Does Hand Washing Spread Germs?
Posting Date: 09/19/2005
Q. I?ve always heard that it is essential to wash your hands after using the restroom. But I think hand washing might be hazardous.
You could pick up germs turning the water off after washing your hands. How do you get out of the restroom without touching the door handle?
Hand washing creates a false sense of security and is not all it?s cracked up to be.
A. Microbiologist Charles Gerba, PhD, confirms that faucet handles in public restrooms are often contaminated with bacteria. So are bathroom door handles. Touching the handles after washing is counterproductive. Dr. Gerba suggests using a paper towel to turn the water on and off and to open the door.
You might carry an alcohol gel for waterless hand sanitizing. A recent study showed that families using alcohol gels were less likely to pass around stomach flu (Pediatrics, Sept., 2005).
Q. Several years ago my arthritis started acting up. I started taking aspirin to relieve my pain and inflammation.
Eventually I consulted a physician. When he discovered I was taking at least 27 regular aspirin tablets a day, he said:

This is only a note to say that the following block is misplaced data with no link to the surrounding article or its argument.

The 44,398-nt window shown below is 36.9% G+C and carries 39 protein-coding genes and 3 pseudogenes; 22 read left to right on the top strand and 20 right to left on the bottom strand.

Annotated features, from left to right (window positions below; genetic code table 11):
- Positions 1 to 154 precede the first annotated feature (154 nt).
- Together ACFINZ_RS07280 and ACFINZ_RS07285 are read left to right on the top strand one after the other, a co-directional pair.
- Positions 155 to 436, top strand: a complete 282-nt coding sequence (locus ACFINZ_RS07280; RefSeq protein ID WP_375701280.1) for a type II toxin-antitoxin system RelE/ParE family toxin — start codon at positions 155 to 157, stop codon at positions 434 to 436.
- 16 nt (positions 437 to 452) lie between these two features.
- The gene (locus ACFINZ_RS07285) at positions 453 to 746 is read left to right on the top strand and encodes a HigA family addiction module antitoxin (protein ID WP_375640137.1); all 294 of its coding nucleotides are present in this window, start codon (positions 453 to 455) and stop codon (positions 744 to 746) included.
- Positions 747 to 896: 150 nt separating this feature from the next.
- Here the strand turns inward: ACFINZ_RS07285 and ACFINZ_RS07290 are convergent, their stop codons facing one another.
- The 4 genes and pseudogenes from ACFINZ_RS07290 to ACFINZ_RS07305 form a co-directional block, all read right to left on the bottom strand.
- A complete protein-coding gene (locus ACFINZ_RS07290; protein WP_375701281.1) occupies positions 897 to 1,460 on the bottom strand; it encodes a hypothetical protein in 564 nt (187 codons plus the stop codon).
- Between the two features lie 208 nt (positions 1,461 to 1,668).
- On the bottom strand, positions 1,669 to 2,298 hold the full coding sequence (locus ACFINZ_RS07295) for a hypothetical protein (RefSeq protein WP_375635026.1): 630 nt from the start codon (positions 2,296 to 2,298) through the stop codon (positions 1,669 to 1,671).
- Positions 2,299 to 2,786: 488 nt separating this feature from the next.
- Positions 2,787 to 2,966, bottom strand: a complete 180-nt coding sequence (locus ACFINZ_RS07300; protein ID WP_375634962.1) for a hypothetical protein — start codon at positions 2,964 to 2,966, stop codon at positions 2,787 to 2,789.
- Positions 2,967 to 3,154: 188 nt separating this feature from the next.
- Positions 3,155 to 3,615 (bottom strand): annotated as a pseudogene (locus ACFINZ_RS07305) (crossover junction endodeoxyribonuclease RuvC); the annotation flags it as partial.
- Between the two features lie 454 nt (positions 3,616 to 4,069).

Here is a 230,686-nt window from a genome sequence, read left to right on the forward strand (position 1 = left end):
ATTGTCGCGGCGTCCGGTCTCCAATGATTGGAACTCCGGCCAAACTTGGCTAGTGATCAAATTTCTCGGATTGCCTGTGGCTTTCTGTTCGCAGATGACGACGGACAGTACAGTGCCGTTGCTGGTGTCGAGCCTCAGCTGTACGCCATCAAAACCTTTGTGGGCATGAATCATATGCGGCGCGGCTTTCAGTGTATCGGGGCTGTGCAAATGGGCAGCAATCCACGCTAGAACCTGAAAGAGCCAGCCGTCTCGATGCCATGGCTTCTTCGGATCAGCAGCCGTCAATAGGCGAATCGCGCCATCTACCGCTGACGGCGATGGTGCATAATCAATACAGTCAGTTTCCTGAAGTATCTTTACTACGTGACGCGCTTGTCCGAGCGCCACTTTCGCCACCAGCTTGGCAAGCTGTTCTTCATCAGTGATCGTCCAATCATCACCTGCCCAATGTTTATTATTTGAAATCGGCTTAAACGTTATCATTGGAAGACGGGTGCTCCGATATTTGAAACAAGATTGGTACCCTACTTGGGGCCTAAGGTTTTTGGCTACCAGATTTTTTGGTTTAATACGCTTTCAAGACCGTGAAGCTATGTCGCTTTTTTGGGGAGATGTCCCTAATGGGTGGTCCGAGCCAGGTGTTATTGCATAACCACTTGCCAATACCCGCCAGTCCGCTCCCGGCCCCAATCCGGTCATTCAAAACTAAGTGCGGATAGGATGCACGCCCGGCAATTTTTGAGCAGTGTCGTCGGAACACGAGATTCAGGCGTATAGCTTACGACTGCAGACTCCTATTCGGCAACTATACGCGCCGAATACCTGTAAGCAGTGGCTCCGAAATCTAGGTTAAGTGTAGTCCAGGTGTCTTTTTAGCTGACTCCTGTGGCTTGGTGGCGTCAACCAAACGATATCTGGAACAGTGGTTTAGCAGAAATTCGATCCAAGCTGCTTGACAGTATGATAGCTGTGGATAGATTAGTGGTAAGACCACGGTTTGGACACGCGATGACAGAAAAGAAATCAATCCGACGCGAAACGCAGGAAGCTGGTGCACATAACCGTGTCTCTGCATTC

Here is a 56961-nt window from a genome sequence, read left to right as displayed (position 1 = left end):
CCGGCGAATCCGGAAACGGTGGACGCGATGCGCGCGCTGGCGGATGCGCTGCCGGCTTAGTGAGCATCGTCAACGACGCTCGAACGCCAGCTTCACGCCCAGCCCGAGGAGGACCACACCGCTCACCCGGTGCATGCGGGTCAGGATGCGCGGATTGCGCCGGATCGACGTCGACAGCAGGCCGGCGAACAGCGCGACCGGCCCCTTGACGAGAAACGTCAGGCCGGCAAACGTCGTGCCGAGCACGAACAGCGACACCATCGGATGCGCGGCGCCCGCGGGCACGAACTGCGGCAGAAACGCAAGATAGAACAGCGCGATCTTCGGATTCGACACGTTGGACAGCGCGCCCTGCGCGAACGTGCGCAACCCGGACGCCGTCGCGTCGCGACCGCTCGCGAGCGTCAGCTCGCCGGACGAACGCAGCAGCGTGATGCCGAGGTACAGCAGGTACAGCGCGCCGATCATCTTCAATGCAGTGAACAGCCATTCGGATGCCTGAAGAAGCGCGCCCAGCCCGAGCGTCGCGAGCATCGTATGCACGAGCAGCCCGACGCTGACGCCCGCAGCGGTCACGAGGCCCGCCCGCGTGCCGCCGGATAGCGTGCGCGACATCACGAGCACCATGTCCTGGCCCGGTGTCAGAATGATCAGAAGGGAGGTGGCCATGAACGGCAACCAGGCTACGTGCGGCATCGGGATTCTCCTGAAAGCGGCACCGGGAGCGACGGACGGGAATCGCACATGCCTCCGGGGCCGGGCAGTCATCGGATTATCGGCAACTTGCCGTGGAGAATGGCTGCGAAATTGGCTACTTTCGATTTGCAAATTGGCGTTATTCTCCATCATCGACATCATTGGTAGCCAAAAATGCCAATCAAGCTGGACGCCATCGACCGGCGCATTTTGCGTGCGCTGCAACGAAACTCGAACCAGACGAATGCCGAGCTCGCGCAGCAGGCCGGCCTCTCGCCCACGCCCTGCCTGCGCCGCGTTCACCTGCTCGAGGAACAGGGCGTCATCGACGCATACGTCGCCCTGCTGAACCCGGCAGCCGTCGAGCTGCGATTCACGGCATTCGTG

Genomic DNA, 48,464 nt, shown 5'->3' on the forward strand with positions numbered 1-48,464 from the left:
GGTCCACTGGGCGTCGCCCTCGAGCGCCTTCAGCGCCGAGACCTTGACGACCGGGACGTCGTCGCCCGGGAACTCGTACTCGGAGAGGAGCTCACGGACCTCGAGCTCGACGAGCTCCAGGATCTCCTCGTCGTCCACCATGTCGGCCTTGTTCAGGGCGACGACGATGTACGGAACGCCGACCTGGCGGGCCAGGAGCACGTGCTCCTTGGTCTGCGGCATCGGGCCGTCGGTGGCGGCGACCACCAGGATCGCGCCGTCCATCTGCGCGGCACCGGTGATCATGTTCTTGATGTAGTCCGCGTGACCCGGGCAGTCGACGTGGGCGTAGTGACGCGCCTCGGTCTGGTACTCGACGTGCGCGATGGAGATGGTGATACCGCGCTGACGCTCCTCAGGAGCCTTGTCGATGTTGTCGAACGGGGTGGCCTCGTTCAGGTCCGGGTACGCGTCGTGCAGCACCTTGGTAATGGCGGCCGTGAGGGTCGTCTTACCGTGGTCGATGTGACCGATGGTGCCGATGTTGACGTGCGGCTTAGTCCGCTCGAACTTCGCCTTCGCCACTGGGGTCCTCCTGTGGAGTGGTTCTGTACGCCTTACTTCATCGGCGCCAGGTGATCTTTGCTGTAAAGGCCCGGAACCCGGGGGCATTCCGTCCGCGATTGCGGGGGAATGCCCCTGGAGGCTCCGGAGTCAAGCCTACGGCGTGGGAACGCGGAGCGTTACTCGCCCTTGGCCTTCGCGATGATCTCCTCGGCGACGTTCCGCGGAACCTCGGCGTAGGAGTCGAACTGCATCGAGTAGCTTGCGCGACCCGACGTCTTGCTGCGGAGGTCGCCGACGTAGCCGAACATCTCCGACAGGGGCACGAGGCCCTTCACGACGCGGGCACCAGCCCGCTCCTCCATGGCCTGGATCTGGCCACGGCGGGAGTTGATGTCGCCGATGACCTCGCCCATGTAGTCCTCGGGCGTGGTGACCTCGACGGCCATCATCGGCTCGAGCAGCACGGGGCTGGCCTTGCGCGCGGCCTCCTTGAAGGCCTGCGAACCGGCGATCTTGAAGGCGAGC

"Mary, you have two choices: either change your medication, or die in a pool of your own blood."
Then he prescribed Lodine (etodolac). In the flap over Vioxx, I have never seen it mentioned. I?ve taken Lodine for ten years when I need it. It eases my arthritis symptoms so much it is like a miracle. How safe is Lodine compared to other arthritis drugs?
A. Decades ago, doctors relied on aspirin to ease inflammation. It was not unusual for them to prescribe 12 to 18 tablets a day for severe arthritis pain.
In acute flare-ups of rheumatic fever, the dose might go up to 24 pills. But at such high levels the drug can cause ringing in the ears and serious stomach ulcers.
Then many nonsteroidal anti-inflammatory drugs (NSAIDs) were developed to relieve pain. They include diclofenac (Cataflam, Voltaren), etodolac (Lodine), fenoprofen (Nalfon), ibuprofen (Motrin, Advil), indomethacin (Indocin), nabumetone (Relafen), and naproxen (Aleve, Anaprox, Naprosyn).